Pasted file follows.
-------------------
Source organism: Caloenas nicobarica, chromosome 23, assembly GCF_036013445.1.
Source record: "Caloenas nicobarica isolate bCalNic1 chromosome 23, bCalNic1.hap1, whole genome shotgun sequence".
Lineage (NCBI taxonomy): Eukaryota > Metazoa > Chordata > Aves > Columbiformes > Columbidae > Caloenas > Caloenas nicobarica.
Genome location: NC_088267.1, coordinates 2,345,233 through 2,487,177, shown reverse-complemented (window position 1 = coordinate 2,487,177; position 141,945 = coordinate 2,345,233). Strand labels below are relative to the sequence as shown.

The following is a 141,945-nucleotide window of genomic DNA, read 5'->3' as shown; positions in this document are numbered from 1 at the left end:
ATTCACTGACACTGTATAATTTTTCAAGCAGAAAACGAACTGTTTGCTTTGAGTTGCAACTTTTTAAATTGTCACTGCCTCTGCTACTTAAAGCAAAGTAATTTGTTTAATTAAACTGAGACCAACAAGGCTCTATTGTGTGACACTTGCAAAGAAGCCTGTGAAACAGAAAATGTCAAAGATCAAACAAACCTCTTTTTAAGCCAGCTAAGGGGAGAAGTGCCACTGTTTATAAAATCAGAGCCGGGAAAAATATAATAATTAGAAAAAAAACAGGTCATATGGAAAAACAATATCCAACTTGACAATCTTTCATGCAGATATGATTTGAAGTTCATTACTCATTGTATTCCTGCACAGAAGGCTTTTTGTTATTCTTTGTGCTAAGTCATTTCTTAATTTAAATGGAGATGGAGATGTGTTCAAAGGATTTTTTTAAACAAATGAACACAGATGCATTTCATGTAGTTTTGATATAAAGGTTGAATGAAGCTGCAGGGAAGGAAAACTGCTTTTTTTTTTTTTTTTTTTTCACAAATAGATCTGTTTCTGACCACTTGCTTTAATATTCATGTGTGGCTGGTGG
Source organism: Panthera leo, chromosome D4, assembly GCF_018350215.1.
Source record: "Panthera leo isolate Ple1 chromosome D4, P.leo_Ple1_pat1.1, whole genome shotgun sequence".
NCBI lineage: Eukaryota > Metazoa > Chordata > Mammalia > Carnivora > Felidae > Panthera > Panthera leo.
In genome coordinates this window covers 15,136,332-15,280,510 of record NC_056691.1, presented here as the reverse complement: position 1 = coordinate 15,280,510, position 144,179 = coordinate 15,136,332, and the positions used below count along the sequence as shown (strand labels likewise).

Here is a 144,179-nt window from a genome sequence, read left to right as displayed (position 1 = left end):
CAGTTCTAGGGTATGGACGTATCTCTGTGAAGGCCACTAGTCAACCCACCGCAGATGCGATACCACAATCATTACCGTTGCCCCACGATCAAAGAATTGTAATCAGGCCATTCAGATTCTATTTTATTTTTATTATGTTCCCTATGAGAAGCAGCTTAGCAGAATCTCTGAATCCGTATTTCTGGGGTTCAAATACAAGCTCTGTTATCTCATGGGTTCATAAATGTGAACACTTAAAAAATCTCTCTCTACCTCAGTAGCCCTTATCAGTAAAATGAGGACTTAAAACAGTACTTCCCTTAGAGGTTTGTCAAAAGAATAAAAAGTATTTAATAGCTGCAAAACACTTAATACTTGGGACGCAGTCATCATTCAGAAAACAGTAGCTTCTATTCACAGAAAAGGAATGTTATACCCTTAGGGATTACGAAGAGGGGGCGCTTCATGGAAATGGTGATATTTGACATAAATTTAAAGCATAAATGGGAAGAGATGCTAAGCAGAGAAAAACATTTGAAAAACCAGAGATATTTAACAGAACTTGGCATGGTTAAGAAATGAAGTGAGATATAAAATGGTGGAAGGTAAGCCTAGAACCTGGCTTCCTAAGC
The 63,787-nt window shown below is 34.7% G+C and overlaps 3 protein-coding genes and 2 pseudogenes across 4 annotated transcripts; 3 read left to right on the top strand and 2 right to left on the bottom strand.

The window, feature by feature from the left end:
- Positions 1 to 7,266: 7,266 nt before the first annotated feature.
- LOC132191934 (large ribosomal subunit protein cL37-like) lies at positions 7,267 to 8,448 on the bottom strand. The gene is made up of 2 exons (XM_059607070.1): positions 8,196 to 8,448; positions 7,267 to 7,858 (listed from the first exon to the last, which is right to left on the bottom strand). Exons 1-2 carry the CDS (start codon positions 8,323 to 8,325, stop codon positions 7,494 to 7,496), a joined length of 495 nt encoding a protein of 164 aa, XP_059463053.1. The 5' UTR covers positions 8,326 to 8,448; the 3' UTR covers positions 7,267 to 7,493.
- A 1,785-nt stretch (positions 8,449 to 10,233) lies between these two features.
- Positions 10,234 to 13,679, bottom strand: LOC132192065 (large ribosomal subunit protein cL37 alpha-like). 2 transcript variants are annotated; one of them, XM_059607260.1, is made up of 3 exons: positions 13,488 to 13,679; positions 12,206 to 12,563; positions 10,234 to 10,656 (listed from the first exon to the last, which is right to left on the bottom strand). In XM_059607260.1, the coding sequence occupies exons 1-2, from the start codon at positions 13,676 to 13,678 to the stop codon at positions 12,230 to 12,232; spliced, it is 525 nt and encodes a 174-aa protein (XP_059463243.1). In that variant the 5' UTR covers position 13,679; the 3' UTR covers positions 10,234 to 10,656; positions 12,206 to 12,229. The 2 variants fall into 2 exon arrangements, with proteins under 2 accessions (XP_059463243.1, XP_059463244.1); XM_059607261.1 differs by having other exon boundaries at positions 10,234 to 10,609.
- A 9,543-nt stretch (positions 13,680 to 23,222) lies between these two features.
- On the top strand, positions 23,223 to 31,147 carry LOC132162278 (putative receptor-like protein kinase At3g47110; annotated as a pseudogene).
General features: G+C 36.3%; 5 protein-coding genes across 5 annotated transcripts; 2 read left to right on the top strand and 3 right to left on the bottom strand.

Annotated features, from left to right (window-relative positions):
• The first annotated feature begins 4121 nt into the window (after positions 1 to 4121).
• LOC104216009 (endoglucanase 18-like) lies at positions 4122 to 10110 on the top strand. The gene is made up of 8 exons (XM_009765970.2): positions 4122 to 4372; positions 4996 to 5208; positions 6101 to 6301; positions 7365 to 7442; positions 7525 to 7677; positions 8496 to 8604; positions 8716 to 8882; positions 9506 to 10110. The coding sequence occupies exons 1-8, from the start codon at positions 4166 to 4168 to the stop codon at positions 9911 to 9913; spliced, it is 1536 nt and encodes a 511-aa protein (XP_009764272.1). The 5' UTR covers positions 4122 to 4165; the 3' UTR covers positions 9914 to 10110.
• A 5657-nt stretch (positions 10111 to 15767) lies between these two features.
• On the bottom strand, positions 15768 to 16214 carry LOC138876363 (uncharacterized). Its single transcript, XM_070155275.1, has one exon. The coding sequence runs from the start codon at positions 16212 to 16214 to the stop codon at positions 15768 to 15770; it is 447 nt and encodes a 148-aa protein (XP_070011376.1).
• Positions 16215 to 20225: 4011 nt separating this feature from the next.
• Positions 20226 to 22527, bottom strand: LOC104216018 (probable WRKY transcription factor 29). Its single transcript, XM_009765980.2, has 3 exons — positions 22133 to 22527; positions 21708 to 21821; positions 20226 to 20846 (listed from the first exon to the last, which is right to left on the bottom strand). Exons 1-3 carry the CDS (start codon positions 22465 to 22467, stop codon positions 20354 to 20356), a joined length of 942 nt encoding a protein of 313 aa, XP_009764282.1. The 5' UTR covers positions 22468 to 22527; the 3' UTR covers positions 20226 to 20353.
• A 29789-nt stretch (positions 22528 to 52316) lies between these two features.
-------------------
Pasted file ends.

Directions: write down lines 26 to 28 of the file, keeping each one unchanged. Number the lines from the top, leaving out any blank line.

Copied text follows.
• On the bottom strand, positions 15768 to 16214 carry LOC138876363 (uncharacterized). Its single transcript, XM_070155275.1, has one exon. The coding sequence runs from the start codon at positions 16212 to 16214 to the stop codon at positions 15768 to 15770; it is 447 nt and encodes a 148-aa protein (XP_070011376.1).
• Positions 16215 to 20225: 4011 nt separating this feature from the next.
• Positions 20226 to 22527, bottom strand: LOC104216018 (probable WRKY transcription factor 29). Its single transcript, XM_009765980.2, has 3 exons — positions 22133 to 22527; positions 21708 to 21821; positions 20226 to 20846 (listed from the first exon to the last, which is right to left on the bottom strand). Exons 1-3 carry the CDS (start codon positions 22465 to 22467, stop codon positions 20354 to 20356), a joined length of 942 nt encoding a protein of 313 aa, XP_009764282.1. The 5' UTR covers positions 22468 to 22527; the 3' UTR covers positions 20226 to 20353.